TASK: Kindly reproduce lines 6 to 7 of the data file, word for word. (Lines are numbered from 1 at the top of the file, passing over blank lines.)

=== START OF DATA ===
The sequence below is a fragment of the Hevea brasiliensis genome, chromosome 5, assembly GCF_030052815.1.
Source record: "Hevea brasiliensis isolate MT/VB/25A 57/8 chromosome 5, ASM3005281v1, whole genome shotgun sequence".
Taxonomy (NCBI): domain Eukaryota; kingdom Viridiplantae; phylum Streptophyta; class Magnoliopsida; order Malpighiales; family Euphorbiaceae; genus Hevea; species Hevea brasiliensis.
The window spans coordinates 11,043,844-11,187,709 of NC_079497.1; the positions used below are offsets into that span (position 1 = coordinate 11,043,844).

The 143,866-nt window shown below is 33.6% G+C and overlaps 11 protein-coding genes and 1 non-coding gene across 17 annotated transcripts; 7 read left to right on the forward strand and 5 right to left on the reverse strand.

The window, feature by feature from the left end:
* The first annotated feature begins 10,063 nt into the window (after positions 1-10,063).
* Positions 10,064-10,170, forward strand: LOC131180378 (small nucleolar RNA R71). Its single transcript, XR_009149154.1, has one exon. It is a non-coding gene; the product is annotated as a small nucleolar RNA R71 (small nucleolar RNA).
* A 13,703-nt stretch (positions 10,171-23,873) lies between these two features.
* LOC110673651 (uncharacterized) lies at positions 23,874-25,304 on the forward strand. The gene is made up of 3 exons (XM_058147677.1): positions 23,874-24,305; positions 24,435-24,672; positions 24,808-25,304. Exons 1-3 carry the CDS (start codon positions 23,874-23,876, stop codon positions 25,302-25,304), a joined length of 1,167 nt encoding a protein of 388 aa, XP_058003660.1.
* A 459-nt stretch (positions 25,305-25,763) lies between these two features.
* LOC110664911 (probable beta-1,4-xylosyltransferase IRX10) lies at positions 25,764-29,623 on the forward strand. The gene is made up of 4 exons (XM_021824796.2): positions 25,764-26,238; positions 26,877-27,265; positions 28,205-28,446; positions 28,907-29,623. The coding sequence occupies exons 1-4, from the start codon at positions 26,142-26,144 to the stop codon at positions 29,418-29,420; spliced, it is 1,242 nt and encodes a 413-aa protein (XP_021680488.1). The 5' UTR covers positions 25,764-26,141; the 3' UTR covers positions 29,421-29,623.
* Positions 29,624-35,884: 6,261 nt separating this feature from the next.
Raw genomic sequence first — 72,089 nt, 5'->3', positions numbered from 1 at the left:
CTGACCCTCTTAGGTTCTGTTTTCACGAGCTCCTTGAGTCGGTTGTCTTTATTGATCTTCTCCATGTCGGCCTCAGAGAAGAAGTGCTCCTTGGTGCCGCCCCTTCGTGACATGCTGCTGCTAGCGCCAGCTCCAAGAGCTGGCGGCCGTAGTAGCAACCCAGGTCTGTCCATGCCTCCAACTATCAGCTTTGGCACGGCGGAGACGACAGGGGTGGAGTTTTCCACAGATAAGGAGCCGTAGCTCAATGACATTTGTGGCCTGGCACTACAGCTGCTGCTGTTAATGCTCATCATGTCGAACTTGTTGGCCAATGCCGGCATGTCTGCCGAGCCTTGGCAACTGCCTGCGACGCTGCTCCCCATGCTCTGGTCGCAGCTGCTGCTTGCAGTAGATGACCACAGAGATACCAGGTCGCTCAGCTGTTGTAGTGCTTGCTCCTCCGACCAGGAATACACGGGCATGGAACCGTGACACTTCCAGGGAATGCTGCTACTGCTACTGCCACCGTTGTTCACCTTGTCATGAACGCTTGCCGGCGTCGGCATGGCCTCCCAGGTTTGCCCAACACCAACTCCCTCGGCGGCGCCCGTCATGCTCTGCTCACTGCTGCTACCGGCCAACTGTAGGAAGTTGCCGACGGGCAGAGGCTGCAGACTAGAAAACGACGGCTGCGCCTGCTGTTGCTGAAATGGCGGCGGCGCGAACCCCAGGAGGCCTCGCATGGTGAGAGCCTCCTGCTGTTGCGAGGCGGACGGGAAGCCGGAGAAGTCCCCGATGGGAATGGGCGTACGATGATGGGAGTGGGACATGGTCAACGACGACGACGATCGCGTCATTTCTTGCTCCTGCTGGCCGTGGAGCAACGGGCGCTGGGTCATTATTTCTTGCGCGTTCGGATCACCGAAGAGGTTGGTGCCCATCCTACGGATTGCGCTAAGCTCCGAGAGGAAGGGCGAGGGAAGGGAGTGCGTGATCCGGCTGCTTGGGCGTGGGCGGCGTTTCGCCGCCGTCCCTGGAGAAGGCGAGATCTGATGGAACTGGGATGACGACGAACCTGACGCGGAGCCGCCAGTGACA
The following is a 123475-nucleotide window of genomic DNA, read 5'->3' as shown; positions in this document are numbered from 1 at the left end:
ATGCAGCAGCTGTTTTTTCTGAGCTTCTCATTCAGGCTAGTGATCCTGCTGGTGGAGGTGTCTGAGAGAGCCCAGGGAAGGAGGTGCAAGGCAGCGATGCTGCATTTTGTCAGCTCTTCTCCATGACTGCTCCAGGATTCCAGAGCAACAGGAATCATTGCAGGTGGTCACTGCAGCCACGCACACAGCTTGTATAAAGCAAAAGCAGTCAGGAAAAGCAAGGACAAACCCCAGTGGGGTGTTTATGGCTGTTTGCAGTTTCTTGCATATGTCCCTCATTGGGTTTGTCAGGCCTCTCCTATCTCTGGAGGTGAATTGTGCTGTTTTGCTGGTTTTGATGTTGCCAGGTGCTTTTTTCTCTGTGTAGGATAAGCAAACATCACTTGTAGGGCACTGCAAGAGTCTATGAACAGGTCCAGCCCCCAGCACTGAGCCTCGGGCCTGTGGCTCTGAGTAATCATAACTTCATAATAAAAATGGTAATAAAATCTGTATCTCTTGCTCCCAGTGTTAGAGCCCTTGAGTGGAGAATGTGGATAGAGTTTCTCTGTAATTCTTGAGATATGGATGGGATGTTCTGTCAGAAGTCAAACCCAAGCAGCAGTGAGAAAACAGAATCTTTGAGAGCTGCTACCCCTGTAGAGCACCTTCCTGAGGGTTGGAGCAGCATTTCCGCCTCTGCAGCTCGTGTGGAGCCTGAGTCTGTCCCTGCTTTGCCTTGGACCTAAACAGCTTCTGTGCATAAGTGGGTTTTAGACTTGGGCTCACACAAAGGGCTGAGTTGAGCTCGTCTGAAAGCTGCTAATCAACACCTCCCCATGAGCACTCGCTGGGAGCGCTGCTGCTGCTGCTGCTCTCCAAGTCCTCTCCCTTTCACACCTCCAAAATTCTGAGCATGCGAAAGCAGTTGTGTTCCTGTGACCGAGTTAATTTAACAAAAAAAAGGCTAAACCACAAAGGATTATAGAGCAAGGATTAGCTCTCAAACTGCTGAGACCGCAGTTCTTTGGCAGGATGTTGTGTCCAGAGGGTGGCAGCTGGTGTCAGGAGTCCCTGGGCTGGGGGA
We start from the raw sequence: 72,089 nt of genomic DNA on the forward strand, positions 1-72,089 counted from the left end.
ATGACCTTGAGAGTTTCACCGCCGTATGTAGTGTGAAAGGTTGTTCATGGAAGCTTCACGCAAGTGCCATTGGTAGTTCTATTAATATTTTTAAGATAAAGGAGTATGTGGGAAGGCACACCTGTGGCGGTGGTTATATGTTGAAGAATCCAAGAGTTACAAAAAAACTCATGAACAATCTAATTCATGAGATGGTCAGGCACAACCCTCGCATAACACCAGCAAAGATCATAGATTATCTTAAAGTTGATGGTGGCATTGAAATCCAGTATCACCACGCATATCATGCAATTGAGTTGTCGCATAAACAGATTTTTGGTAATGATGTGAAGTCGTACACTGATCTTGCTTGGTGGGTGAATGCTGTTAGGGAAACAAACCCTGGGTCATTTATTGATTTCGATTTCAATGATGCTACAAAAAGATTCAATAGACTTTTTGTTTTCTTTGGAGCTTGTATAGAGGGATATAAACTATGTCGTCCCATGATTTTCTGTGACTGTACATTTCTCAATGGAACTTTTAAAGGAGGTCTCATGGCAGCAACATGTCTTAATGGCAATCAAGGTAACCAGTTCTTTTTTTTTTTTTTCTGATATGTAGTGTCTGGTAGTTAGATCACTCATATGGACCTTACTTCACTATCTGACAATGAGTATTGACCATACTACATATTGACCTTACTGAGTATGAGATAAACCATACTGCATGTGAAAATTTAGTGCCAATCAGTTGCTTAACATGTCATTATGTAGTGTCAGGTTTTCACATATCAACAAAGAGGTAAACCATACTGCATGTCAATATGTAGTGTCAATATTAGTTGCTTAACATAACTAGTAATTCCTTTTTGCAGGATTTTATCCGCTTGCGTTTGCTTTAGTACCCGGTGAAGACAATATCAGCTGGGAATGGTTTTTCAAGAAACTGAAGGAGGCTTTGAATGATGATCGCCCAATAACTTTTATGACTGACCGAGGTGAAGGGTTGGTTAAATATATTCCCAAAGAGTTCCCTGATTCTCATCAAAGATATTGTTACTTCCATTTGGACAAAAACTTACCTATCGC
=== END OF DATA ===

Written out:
The window, feature by feature from the left end:
* The first annotated feature begins 10,063 nt into the window (after positions 1-10,063).